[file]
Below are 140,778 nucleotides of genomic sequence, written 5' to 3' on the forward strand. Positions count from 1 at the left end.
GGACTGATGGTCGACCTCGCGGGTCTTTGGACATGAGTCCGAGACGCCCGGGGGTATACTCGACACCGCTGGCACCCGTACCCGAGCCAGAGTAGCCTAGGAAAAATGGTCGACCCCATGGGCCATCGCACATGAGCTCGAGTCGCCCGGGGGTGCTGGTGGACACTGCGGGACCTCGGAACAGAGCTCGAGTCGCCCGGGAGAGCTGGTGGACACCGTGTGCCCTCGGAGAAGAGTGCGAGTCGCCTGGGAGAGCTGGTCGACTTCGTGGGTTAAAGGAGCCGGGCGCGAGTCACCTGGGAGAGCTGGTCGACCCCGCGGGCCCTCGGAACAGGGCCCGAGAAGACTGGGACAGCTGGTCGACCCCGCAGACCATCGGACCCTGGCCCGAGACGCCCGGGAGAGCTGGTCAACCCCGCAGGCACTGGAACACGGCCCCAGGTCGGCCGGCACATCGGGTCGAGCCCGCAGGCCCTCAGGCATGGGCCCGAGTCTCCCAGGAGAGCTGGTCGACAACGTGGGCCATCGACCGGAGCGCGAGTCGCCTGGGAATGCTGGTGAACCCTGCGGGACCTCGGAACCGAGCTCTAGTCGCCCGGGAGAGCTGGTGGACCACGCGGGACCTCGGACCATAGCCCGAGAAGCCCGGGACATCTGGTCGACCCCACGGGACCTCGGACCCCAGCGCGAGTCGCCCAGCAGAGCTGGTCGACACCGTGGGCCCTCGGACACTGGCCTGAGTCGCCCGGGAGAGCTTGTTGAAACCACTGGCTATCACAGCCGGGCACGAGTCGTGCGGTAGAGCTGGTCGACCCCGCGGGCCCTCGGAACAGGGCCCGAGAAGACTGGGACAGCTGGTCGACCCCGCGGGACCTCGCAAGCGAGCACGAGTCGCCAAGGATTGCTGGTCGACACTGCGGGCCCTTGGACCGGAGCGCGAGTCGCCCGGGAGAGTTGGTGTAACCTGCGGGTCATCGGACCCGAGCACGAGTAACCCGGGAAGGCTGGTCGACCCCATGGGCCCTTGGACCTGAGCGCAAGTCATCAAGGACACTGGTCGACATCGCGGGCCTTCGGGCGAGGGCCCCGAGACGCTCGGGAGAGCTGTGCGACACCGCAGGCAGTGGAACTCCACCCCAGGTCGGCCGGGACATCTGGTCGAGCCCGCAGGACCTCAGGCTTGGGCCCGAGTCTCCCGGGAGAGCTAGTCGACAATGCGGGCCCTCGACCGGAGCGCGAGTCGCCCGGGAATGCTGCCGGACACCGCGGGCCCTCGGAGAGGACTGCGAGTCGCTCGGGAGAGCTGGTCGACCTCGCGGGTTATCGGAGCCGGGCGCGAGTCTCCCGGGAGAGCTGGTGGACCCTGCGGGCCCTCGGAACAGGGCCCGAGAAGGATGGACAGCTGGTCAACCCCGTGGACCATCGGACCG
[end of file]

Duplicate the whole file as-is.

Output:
Below are 140,778 nucleotides of genomic sequence, written 5' to 3' on the forward strand. Positions count from 1 at the left end.
GGACTGATGGTCGACCTCGCGGGTCTTTGGACATGAGTCCGAGACGCCCGGGGGTATACTCGACACCGCTGGCACCCGTACCCGAGCCAGAGTAGCCTAGGAAAAATGGTCGACCCCATGGGCCATCGCACATGAGCTCGAGTCGCCCGGGGGTGCTGGTGGACACTGCGGGACCTCGGAACAGAGCTCGAGTCGCCCGGGAGAGCTGGTGGACACCGTGTGCCCTCGGAGAAGAGTGCGAGTCGCCTGGGAGAGCTGGTCGACTTCGTGGGTTAAAGGAGCCGGGCGCGAGTCACCTGGGAGAGCTGGTCGACCCCGCGGGCCCTCGGAACAGGGCCCGAGAAGACTGGGACAGCTGGTCGACCCCGCAGACCATCGGACCCTGGCCCGAGACGCCCGGGAGAGCTGGTCAACCCCGCAGGCACTGGAACACGGCCCCAGGTCGGCCGGCACATCGGGTCGAGCCCGCAGGCCCTCAGGCATGGGCCCGAGTCTCCCAGGAGAGCTGGTCGACAACGTGGGCCATCGACCGGAGCGCGAGTCGCCTGGGAATGCTGGTGAACCCTGCGGGACCTCGGAACCGAGCTCTAGTCGCCCGGGAGAGCTGGTGGACCACGCGGGACCTCGGACCATAGCCCGAGAAGCCCGGGACATCTGGTCGACCCCACGGGACCTCGGACCCCAGCGCGAGTCGCCCAGCAGAGCTGGTCGACACCGTGGGCCCTCGGACACTGGCCTGAGTCGCCCGGGAGAGCTTGTTGAAACCACTGGCTATCACAGCCGGGCACGAGTCGTGCGGTAGAGCTGGTCGACCCCGCGGGCCCTCGGAACAGGGCCCGAGAAGACTGGGACAGCTGGTCGACCCCGCGGGACCTCGCAAGCGAGCACGAGTCGCCAAGGATTGCTGGTCGACACTGCGGGCCCTTGGACCGGAGCGCGAGTCGCCCGGGAGAGTTGGTGTAACCTGCGGGTCATCGGACCCGAGCACGAGTAACCCGGGAAGGCTGGTCGACCCCATGGGCCCTTGGACCTGAGCGCAAGTCATCAAGGACACTGGTCGACATCGCGGGCCTTCGGGCGAGGGCCCCGAGACGCTCGGGAGAGCTGTGCGACACCGCAGGCAGTGGAACTCCACCCCAGGTCGGCCGGGACATCTGGTCGAGCCCGCAGGACCTCAGGCTTGGGCCCGAGTCTCCCGGGAGAGCTAGTCGACAATGCGGGCCCTCGACCGGAGCGCGAGTCGCCCGGGAATGCTGCCGGACACCGCGGGCCCTCGGAGAGGACTGCGAGTCGCTCGGGAGAGCTGGTCGACCTCGCGGGTTATCGGAGCCGGGCGCGAGTCTCCCGGGAGAGCTGGTGGACCCTGCGGGCCCTCGGAACAGGGCCCGAGAAGGATGGACAGCTGGTCAACCCCGTGGACCATCGGACCG